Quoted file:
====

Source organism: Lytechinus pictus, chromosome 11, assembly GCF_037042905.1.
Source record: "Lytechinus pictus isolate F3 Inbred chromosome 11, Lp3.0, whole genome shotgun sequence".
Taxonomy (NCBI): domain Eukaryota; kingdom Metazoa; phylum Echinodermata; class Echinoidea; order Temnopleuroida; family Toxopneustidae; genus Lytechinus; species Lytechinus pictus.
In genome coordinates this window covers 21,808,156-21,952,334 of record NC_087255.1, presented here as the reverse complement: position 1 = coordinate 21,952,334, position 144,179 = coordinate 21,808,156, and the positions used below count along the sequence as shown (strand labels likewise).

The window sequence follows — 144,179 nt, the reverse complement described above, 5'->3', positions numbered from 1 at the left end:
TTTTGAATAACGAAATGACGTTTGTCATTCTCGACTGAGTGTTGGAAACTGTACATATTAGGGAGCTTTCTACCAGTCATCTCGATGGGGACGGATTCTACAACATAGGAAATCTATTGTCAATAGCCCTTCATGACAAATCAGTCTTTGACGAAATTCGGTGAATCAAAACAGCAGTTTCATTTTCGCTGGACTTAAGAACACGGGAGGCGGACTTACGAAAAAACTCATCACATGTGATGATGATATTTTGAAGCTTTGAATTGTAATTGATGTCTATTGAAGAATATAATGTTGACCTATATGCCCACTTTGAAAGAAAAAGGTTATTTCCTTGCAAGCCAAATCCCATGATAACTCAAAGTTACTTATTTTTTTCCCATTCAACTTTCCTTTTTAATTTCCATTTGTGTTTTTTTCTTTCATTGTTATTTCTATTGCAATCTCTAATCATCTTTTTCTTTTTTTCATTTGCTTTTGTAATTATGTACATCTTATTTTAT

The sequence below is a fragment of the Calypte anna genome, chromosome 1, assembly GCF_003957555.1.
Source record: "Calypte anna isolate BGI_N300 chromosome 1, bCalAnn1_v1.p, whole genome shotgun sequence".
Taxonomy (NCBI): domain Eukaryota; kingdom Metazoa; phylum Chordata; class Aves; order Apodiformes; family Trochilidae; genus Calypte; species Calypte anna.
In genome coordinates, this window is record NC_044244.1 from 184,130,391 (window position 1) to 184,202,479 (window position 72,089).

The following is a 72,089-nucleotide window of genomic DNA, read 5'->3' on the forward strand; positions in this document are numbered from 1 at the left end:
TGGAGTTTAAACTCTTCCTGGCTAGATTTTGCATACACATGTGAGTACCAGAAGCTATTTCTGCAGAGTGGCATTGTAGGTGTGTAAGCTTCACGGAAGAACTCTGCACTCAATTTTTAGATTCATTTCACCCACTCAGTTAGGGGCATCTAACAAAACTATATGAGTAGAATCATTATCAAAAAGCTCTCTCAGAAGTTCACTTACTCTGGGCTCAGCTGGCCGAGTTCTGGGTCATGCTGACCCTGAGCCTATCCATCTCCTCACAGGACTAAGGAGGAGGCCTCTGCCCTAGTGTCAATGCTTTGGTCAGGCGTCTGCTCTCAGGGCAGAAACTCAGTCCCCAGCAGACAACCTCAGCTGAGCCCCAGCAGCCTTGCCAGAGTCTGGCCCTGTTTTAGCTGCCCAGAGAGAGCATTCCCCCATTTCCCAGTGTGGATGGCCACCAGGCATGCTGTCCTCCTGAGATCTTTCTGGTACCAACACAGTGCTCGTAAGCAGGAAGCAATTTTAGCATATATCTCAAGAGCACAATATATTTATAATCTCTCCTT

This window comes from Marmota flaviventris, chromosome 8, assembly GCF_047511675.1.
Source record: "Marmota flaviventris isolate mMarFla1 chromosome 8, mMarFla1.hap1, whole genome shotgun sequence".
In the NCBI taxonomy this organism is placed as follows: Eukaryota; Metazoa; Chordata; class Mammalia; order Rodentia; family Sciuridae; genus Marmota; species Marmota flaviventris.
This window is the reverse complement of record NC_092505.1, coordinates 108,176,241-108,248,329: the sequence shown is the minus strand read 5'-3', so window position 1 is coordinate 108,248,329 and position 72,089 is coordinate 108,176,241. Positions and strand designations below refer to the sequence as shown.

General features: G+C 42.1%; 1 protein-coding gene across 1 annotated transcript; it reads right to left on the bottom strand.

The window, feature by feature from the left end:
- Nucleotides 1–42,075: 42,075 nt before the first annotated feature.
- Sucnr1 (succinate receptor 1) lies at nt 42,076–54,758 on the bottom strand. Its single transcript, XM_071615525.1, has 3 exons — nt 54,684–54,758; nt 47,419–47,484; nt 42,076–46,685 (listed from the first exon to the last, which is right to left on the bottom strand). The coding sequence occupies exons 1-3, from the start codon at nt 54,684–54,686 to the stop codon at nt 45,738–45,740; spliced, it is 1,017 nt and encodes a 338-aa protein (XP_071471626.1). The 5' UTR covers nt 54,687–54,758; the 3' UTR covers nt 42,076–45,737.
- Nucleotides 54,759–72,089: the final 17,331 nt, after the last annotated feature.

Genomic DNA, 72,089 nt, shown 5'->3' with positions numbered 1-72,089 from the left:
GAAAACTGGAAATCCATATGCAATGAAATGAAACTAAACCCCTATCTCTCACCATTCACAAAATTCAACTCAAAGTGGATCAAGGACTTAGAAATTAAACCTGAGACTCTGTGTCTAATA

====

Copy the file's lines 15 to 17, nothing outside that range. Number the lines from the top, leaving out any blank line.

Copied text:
In the NCBI taxonomy this organism is placed as follows: Eukaryota; Metazoa; Chordata; class Mammalia; order Rodentia; family Sciuridae; genus Marmota; species Marmota flaviventris.
This window is the reverse complement of record NC_092505.1, coordinates 108,176,241-108,248,329: the sequence shown is the minus strand read 5'-3', so window position 1 is coordinate 108,248,329 and position 72,089 is coordinate 108,176,241. Positions and strand designations below refer to the sequence as shown.

General features: G+C 42.1%; 1 protein-coding gene across 1 annotated transcript; it reads right to left on the bottom strand.